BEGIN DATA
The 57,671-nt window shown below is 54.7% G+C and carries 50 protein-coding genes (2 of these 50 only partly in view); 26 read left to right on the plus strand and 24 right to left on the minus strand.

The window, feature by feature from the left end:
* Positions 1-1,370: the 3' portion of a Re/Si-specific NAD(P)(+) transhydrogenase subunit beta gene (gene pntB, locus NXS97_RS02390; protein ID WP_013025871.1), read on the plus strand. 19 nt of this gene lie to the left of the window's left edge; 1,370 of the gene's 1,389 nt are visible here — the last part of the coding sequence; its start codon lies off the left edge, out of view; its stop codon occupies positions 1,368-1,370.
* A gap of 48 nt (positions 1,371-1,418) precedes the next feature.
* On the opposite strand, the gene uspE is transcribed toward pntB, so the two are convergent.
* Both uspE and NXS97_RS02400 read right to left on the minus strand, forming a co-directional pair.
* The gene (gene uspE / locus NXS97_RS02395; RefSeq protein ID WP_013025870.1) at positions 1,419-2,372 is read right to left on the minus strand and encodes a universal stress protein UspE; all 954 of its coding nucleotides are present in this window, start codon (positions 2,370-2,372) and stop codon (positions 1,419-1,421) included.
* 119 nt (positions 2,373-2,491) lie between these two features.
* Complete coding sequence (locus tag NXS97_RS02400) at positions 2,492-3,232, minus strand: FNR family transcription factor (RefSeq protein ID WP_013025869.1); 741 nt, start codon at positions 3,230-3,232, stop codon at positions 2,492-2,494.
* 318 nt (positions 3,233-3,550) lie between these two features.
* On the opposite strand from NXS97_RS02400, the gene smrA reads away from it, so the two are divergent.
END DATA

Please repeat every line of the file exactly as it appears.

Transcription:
The 57,671-nt window shown below is 54.7% G+C and carries 50 protein-coding genes (2 of these 50 only partly in view); 26 read left to right on the plus strand and 24 right to left on the minus strand.

The window, feature by feature from the left end:
* Positions 1-1,370: the 3' portion of a Re/Si-specific NAD(P)(+) transhydrogenase subunit beta gene (gene pntB, locus NXS97_RS02390; protein ID WP_013025871.1), read on the plus strand. 19 nt of this gene lie to the left of the window's left edge; 1,370 of the gene's 1,389 nt are visible here — the last part of the coding sequence; its start codon lies off the left edge, out of view; its stop codon occupies positions 1,368-1,370.
* A gap of 48 nt (positions 1,371-1,418) precedes the next feature.
* On the opposite strand, the gene uspE is transcribed toward pntB, so the two are convergent.
* Both uspE and NXS97_RS02400 read right to left on the minus strand, forming a co-directional pair.
* The gene (gene uspE / locus NXS97_RS02395; RefSeq protein ID WP_013025870.1) at positions 1,419-2,372 is read right to left on the minus strand and encodes a universal stress protein UspE; all 954 of its coding nucleotides are present in this window, start codon (positions 2,370-2,372) and stop codon (positions 1,419-1,421) included.
* 119 nt (positions 2,373-2,491) lie between these two features.
* Complete coding sequence (locus tag NXS97_RS02400) at positions 2,492-3,232, minus strand: FNR family transcription factor (RefSeq protein ID WP_013025869.1); 741 nt, start codon at positions 3,230-3,232, stop codon at positions 2,492-2,494.
* 318 nt (positions 3,233-3,550) lie between these two features.
* On the opposite strand from NXS97_RS02400, the gene smrA reads away from it, so the two are divergent.